- Explain solar energy applications in a specified building.
- Evaluate the impact of the design of a building visited by the learner, on the interior environment.
- Redesign a building from a specified building plan, to improve the quality of the physical environment inside.
- Evaluate the heights of three different kitchen benches for ergonomic suitability to the people who are primary users of those benches.
- Explain the importance of clear and easy access into and through the building for all users, including the disabled.
- Explain health aspects of the relationship between the human body and the interior of a specific building.
- Explain the effect that four different colours may have on human health.
- Explain the effect of space perceptions may have on human health, in a visited interior workplace.
- Evaluate the psychological impact of the interior environment in two distinctly different offices upon the people who work in each of those offices.
The Biology and Health of Buildings
A building is similar to a living organism. It can provide ecological niches and micro-climates for a wide range of organisms, which should be understood as a whole entity. Interrelationships exist between the building, the living organisms and the environment, many of which are very complex. Factors that cause building decay or failure are temperature, water, humidity and lack of ventilation.
- Timber decay caused by the fungus Serpula lacrymans which attacks mostly softwoods causing extensive damage in Britain.
- The fungus causes discolouration and cracking.
- The fungi group of Basidiomycetes will cause wet rot. These include Coniophora puteana, Phellinus contiguus, Donkiporia expansa, Pleurotus ostreatus, Asterostroma spp., Paxillus panuoides and "Poria" fungi.
- Wet rot is sometimes called white rot.
- The fungus causes shrinkage, cracking and discolouration.
- More common in timbers in contact with the ground, this rot is caused by Chaetomium globosum.
- Hardwoods are more susceptible to this form of rot.
- Thin surface cracking and shallow decay of the wood are typical symptoms.
- Moulds have the ability to survive on masonry, brickwork, concrete, rendering, tiles and paving, plaster, wood, wallpaper and paint. They occur only on the surface as a miscoloured growth, usually green, grey or black.
- Mould species include: Cladosporium spp., Penicillium spp., Aspergillus spp., Trichoderma viride and Alternaria spp.
- Moulds reduce the strength of the wood.
- Slime moulds are occasionally found growing on masonry, brickwork, rendering, tiles, paving and organic surfaces such as damp wood.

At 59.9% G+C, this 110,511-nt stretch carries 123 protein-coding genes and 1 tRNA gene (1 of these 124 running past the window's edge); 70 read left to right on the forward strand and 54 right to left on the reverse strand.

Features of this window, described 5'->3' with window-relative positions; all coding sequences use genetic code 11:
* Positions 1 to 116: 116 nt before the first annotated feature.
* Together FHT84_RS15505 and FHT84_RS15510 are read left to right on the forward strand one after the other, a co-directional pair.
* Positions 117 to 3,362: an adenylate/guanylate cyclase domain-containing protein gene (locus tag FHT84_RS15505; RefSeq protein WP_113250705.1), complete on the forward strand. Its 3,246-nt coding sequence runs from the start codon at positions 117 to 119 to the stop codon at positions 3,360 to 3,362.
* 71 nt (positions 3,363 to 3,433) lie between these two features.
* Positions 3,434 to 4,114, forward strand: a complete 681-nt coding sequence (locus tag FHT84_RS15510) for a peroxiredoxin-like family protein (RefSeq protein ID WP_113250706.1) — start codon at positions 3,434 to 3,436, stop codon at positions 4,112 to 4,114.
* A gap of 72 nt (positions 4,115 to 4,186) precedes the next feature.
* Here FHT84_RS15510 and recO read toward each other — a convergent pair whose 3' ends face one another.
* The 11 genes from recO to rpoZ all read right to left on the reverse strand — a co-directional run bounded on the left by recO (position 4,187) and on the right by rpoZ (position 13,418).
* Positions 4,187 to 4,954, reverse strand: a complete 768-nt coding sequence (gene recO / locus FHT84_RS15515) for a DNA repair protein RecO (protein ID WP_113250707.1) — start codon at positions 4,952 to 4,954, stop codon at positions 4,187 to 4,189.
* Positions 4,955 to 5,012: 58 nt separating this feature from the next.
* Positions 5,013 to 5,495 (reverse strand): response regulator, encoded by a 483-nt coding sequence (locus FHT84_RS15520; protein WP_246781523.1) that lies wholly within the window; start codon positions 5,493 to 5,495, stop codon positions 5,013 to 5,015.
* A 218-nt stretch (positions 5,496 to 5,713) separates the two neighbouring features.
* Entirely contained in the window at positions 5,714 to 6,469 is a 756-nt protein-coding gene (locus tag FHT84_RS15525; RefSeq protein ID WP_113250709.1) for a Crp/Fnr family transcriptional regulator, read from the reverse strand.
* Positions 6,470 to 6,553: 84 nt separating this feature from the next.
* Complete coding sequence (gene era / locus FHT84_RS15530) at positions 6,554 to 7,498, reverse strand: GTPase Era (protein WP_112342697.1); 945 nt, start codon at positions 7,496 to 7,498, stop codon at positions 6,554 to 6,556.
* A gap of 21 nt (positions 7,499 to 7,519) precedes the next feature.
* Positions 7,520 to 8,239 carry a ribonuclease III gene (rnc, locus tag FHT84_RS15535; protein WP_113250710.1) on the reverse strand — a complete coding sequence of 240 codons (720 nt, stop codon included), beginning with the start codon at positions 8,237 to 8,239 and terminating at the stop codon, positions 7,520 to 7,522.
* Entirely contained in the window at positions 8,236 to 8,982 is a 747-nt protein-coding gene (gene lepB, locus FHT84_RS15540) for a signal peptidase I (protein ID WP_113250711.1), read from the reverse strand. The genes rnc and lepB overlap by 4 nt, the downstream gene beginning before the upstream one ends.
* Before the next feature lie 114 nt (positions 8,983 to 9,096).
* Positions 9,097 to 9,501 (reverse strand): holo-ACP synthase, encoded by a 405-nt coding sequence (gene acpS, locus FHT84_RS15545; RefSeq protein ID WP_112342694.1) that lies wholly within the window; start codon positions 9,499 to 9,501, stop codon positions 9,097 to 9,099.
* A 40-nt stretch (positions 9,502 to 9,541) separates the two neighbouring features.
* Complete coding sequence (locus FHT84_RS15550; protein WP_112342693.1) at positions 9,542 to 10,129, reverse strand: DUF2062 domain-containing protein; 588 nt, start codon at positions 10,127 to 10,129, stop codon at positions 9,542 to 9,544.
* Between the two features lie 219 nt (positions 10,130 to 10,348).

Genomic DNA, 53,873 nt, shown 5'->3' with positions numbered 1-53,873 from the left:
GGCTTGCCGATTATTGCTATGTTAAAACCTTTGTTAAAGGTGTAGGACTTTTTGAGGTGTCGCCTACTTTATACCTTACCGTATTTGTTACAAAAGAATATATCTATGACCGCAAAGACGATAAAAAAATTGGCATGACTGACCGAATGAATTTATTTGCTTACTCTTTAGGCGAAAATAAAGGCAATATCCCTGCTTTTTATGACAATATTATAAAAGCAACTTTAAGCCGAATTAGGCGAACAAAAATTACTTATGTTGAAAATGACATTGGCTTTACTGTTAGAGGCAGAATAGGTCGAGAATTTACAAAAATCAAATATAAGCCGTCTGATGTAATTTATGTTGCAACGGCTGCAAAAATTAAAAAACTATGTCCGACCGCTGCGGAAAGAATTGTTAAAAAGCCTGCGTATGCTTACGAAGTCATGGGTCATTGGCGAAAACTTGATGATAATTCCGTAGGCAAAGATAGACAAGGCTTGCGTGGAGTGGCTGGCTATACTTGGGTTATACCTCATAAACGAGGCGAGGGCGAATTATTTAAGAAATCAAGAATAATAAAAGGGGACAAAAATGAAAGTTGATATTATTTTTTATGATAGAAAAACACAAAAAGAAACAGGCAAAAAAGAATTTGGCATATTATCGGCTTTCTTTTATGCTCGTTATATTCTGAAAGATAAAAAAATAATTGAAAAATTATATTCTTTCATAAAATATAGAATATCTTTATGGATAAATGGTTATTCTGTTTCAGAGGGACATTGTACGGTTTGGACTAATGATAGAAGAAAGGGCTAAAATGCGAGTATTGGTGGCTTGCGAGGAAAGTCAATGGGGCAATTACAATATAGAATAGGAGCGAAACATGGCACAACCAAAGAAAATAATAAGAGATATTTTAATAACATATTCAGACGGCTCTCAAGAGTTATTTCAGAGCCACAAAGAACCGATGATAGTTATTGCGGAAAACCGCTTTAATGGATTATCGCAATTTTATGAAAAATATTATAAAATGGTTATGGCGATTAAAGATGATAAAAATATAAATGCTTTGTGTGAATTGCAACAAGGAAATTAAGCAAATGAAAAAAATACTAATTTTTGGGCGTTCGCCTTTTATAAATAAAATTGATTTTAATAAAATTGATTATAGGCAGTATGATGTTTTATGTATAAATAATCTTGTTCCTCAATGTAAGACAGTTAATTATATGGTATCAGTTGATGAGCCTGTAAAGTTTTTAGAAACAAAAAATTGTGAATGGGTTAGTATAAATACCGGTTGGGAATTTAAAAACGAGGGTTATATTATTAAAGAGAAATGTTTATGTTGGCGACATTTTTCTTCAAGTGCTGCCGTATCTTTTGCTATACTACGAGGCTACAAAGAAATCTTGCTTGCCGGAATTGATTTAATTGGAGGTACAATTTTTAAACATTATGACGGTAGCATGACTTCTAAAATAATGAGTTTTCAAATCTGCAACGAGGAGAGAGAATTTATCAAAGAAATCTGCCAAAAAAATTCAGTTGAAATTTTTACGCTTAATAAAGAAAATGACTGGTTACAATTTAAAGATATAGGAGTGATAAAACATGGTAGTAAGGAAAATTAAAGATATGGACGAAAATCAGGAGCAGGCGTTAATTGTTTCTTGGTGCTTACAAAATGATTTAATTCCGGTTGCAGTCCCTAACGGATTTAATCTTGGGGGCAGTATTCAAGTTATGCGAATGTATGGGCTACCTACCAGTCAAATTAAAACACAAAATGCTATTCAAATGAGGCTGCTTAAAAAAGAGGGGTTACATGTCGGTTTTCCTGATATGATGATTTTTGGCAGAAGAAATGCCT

- Slime moulds belong to the division of Myxomycota.
- Occasionally found in situations where damp brickwork or plaster occurs.
- Most stain fungi belong to the class Hypomycetes.
- Damage will occur if timber is sap moist and will only reduce the aesthetics of the timber.
- Damage can occur to timber and stone in a building environment.
- They eventually cause a slow and progressive loss of timber strength and an increase in the permeability of the wood which adds to the chance of seasonal rain wetting, thus increasing the risk of decay.
Lichens, Mosses and Algae
- All three cause a chemical dissimilatory type of biodeterioration.
- Damage is restricted to surface discolouration of wood, concrete, brick, asbestos, cement and asphaltic materials.
Environmental Considerations in a Building
A building should provide a pleasant, efficient and healthy environment for its occupants. Its primary purpose should be to protect from adverse conditions found outside; but in doing so, not loose the beneficial conditions found outside. If a building is properly planned and built well, these aims can be achieved. In most situations, buildings should satisfy the following:
- Buffer the impact of adverse external conditions (e.g. extremes of temperature, wind, moisture).
- Make use of natural light during the day (with windows, skylights, reflective interior surfaces, etc).
- Provide appropriate artificial light (without glare, with appropriate intensity and wavelengths, etc).
- Maintain good air quality inside (e.g. through ventilation, indoor plants).
- Minimise pollutants/toxins (e.g. fumes, dust).
- Control acoustics (stop unwanted noise; avoid interference/distortion of desirable noise, etc.).
- Provide unimpeded movement and access to all areas.
- Provide rapid response to environmental controls (e.g. ability to raise or lower temperature quickly, ventilate rapidly if necessary).
Interiors that are clean are healthier to live in. Building and interior design should be geared towards ensuring interiors are able to be kept clean without any great difficulty.
Guidelines for a Clean Building:
- Smooth, even surfaces are easier to keep clean.
- Areas need to be well lit if dust, grime etc. is to be noticed.
- Areas need to be accessible to be kept clean.
- Cracks, high shelves, light fittings etc. can easily collect dust and go unnoticed.
- Minimise fabrics which will collect dust/ breed pests (e.g. mites, etc.).
- Avoid using cleaners that contain toxins or leave undesirable residues.
Electric appliances will cause radiation which can be a health risk. By selecting low radiation appliances and placing them in appropriate places, this risk can be minimised. Appliances made from plastics can give off toxic fumes at a faster rate if they heat up.
Why Study Healthy Buildings?
This course is aimed at people who are interested in the impact of buildings on the health of their occupants, whether from a personal perspective e.g. an allergy sufferer. or a professional one e.g. builders or architects who would like to make better decisions about construction materials and design.
Study this course, develop your knowledge and understanding of the different contributory elements for healthy buildings. Apply what you learn to:
- Make better decisions concerning fixtures and furnishings in homes or businesses.
- Help you decide how to replace unhealthy materials.
- Examine existing buildings with an eye for health risks.
- Add to existing building design and health knowledge.
- Forge a foundation towards further study
The course can be studied independently or as part of a higher level qualification.
You can enrol on the course at any time. If you have any questions - get in touch with our highly knowledgeable Permaculture and Self Sufficiency tutors today. They will be more than happy to answer your questions, and discuss your goals and study options.